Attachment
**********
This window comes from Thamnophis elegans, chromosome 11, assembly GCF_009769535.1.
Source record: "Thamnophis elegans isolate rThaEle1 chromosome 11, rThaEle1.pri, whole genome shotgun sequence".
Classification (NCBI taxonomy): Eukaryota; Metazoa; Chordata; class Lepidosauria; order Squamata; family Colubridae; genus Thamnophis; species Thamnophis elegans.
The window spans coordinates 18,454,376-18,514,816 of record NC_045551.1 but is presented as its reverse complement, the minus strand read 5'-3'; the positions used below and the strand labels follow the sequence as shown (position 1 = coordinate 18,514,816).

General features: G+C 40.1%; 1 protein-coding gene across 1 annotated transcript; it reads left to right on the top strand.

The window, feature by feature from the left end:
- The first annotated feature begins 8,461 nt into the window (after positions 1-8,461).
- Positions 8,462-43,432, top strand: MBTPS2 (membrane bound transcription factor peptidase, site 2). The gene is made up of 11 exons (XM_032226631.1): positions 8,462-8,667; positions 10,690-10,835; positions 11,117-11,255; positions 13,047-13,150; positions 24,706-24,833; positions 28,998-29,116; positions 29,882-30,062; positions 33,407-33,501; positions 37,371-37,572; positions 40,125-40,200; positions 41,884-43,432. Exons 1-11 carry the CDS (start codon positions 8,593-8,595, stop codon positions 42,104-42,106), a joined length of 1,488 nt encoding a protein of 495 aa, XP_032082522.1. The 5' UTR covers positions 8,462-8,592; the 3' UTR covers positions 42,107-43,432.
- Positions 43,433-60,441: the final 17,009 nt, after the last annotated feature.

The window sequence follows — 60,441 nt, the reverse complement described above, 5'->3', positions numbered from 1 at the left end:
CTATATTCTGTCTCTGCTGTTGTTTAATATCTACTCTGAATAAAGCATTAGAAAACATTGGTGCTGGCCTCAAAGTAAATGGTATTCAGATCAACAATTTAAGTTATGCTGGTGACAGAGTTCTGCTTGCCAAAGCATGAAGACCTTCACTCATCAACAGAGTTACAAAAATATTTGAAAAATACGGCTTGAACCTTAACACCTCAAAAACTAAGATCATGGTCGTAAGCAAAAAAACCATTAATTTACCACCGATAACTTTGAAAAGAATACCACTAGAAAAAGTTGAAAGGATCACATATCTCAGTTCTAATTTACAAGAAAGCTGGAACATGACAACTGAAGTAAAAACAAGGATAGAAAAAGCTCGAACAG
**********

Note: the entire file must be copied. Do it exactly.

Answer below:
This window comes from Thamnophis elegans, chromosome 11, assembly GCF_009769535.1.
Source record: "Thamnophis elegans isolate rThaEle1 chromosome 11, rThaEle1.pri, whole genome shotgun sequence".
Classification (NCBI taxonomy): Eukaryota; Metazoa; Chordata; class Lepidosauria; order Squamata; family Colubridae; genus Thamnophis; species Thamnophis elegans.
The window spans coordinates 18,454,376-18,514,816 of record NC_045551.1 but is presented as its reverse complement, the minus strand read 5'-3'; the positions used below and the strand labels follow the sequence as shown (position 1 = coordinate 18,514,816).

General features: G+C 40.1%; 1 protein-coding gene across 1 annotated transcript; it reads left to right on the top strand.

The window, feature by feature from the left end:
- The first annotated feature begins 8,461 nt into the window (after positions 1-8,461).
- Positions 8,462-43,432, top strand: MBTPS2 (membrane bound transcription factor peptidase, site 2). The gene is made up of 11 exons (XM_032226631.1): positions 8,462-8,667; positions 10,690-10,835; positions 11,117-11,255; positions 13,047-13,150; positions 24,706-24,833; positions 28,998-29,116; positions 29,882-30,062; positions 33,407-33,501; positions 37,371-37,572; positions 40,125-40,200; positions 41,884-43,432. Exons 1-11 carry the CDS (start codon positions 8,593-8,595, stop codon positions 42,104-42,106), a joined length of 1,488 nt encoding a protein of 495 aa, XP_032082522.1. The 5' UTR covers positions 8,462-8,592; the 3' UTR covers positions 42,107-43,432.
- Positions 43,433-60,441: the final 17,009 nt, after the last annotated feature.

The window sequence follows — 60,441 nt, the reverse complement described above, 5'->3', positions numbered from 1 at the left end:
CTATATTCTGTCTCTGCTGTTGTTTAATATCTACTCTGAATAAAGCATTAGAAAACATTGGTGCTGGCCTCAAAGTAAATGGTATTCAGATCAACAATTTAAGTTATGCTGGTGACAGAGTTCTGCTTGCCAAAGCATGAAGACCTTCACTCATCAACAGAGTTACAAAAATATTTGAAAAATACGGCTTGAACCTTAACACCTCAAAAACTAAGATCATGGTCGTAAGCAAAAAAACCATTAATTTACCACCGATAACTTTGAAAAGAATACCACTAGAAAAAGTTGAAAGGATCACATATCTCAGTTCTAATTTACAAGAAAGCTGGAACATGACAACTGAAGTAAAAACAAGGATAGAAAAAGCTCGAACAG